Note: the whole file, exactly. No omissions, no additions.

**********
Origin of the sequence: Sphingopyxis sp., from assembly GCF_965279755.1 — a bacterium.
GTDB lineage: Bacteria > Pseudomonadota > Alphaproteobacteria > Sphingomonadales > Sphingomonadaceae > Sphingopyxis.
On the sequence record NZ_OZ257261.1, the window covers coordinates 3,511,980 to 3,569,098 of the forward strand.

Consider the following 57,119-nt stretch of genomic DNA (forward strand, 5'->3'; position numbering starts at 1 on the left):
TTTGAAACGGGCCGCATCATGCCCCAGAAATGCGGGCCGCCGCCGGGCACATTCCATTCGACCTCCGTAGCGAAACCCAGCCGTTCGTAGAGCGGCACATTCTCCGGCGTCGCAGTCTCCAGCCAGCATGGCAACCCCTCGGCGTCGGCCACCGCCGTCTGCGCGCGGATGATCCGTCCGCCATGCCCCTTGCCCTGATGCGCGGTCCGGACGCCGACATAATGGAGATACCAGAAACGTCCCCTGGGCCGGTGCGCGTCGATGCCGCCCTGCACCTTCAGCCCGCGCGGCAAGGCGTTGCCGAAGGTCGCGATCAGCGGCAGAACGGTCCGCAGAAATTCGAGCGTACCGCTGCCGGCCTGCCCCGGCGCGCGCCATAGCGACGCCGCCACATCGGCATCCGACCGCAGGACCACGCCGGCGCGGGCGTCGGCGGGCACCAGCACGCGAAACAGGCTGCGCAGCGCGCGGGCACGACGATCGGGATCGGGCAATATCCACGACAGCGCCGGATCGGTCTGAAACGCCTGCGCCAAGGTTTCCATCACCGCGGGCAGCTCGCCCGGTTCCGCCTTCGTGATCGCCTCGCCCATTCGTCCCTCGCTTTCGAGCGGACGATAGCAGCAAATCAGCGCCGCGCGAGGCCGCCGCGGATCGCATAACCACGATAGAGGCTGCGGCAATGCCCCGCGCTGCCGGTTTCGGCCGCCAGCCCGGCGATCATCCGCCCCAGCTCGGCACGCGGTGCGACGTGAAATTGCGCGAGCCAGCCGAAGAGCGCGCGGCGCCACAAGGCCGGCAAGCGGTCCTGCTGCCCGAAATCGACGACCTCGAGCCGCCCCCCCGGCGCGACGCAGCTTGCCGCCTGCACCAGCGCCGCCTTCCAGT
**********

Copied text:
Origin of the sequence: Sphingopyxis sp., from assembly GCF_965279755.1 — a bacterium.
GTDB lineage: Bacteria > Pseudomonadota > Alphaproteobacteria > Sphingomonadales > Sphingomonadaceae > Sphingopyxis.
On the sequence record NZ_OZ257261.1, the window covers coordinates 3,511,980 to 3,569,098 of the forward strand.

Consider the following 57,119-nt stretch of genomic DNA (forward strand, 5'->3'; position numbering starts at 1 on the left):
TTTGAAACGGGCCGCATCATGCCCCAGAAATGCGGGCCGCCGCCGGGCACATTCCATTCGACCTCCGTAGCGAAACCCAGCCGTTCGTAGAGCGGCACATTCTCCGGCGTCGCAGTCTCCAGCCAGCATGGCAACCCCTCGGCGTCGGCCACCGCCGTCTGCGCGCGGATGATCCGTCCGCCATGCCCCTTGCCCTGATGCGCGGTCCGGACGCCGACATAATGGAGATACCAGAAACGTCCCCTGGGCCGGTGCGCGTCGATGCCGCCCTGCACCTTCAGCCCGCGCGGCAAGGCGTTGCCGAAGGTCGCGATCAGCGGCAGAACGGTCCGCAGAAATTCGAGCGTACCGCTGCCGGCCTGCCCCGGCGCGCGCCATAGCGACGCCGCCACATCGGCATCCGACCGCAGGACCACGCCGGCGCGGGCGTCGGCGGGCACCAGCACGCGAAACAGGCTGCGCAGCGCGCGGGCACGACGATCGGGATCGGGCAATATCCACGACAGCGCCGGATCGGTCTGAAACGCCTGCGCCAAGGTTTCCATCACCGCGGGCAGCTCGCCCGGTTCCGCCTTCGTGATCGCCTCGCCCATTCGTCCCTCGCTTTCGAGCGGACGATAGCAGCAAATCAGCGCCGCGCGAGGCCGCCGCGGATCGCATAACCACGATAGAGGCTGCGGCAATGCCCCGCGCTGCCGGTTTCGGCCGCCAGCCCGGCGATCATCCGCCCCAGCTCGGCACGCGGTGCGACGTGAAATTGCGCGAGCCAGCCGAAGAGCGCGCGGCGCCACAAGGCCGGCAAGCGGTCCTGCTGCCCGAAATCGACGACCTCGAGCCGCCCCCCCGGCGCGACGCAGCTTGCCGCCTGCACCAGCGCCGCCTTCCAGT